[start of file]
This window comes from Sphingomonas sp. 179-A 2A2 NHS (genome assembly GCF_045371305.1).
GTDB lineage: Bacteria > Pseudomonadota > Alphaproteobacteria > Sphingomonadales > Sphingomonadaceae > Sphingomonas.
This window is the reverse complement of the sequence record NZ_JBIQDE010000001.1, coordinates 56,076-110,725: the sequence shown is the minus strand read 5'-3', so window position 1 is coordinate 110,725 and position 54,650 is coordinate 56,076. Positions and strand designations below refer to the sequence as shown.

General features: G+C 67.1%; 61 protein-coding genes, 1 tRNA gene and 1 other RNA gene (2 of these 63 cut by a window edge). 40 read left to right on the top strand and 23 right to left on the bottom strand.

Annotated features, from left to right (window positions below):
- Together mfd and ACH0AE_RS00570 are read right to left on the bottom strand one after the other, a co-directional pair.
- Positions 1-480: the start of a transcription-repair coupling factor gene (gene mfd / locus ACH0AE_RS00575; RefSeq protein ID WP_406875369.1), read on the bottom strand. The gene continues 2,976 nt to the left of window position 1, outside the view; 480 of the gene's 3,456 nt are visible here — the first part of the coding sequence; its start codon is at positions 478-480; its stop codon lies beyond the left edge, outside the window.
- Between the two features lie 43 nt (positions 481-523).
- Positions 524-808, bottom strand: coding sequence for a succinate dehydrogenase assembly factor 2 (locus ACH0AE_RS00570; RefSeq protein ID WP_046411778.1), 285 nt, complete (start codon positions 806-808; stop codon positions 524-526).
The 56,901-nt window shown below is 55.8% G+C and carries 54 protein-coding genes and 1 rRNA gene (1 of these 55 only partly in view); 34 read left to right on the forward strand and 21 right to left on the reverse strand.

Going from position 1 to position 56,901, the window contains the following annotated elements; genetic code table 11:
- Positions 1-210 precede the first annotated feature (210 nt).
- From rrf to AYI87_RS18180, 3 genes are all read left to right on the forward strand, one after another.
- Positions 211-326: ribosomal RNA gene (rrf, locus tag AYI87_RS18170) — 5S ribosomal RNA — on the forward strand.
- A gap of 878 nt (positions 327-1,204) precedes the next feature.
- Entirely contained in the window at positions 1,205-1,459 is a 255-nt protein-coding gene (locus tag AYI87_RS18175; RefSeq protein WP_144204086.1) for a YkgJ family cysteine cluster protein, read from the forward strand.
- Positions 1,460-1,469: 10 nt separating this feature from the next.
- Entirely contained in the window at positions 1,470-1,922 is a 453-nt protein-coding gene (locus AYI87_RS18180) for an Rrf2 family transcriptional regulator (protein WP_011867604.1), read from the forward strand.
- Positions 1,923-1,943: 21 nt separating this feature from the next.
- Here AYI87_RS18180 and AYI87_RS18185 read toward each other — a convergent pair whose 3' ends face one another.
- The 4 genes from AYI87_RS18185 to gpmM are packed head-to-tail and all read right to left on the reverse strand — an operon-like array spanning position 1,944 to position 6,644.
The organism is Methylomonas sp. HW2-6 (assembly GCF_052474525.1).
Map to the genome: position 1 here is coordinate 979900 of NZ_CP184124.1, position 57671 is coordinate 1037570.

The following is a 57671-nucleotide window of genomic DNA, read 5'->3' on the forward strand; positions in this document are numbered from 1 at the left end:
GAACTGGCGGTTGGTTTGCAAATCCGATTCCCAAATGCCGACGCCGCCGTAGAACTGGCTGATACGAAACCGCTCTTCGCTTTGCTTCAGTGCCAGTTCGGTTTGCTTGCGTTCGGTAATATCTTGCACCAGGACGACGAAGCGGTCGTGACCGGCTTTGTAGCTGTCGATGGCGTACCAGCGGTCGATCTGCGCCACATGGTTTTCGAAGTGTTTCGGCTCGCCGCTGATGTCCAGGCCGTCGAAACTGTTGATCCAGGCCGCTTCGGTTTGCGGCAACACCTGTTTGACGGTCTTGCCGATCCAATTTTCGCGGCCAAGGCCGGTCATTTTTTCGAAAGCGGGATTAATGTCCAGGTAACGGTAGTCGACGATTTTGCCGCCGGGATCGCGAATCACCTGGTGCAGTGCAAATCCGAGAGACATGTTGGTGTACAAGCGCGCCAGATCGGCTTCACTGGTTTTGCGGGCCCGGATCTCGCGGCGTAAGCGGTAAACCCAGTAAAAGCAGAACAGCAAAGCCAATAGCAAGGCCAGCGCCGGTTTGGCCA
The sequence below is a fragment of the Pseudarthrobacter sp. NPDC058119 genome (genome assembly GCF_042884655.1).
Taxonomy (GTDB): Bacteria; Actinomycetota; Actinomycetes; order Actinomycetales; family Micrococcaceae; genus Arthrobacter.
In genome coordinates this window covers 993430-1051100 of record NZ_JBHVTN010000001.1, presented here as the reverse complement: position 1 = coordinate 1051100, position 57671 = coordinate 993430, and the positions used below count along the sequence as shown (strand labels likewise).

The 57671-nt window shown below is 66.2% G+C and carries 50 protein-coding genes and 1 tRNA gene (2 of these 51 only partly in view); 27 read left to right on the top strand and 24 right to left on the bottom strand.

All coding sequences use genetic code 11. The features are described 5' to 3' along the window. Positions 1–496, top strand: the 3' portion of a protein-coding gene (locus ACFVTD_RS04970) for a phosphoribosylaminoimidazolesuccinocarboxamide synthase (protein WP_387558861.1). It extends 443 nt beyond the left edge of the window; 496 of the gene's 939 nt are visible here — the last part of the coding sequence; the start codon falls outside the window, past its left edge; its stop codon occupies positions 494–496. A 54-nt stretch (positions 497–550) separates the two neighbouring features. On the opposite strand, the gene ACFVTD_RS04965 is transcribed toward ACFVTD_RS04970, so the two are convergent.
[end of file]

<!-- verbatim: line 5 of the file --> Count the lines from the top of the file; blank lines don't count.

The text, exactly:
Annotated features, from left to right (window positions below):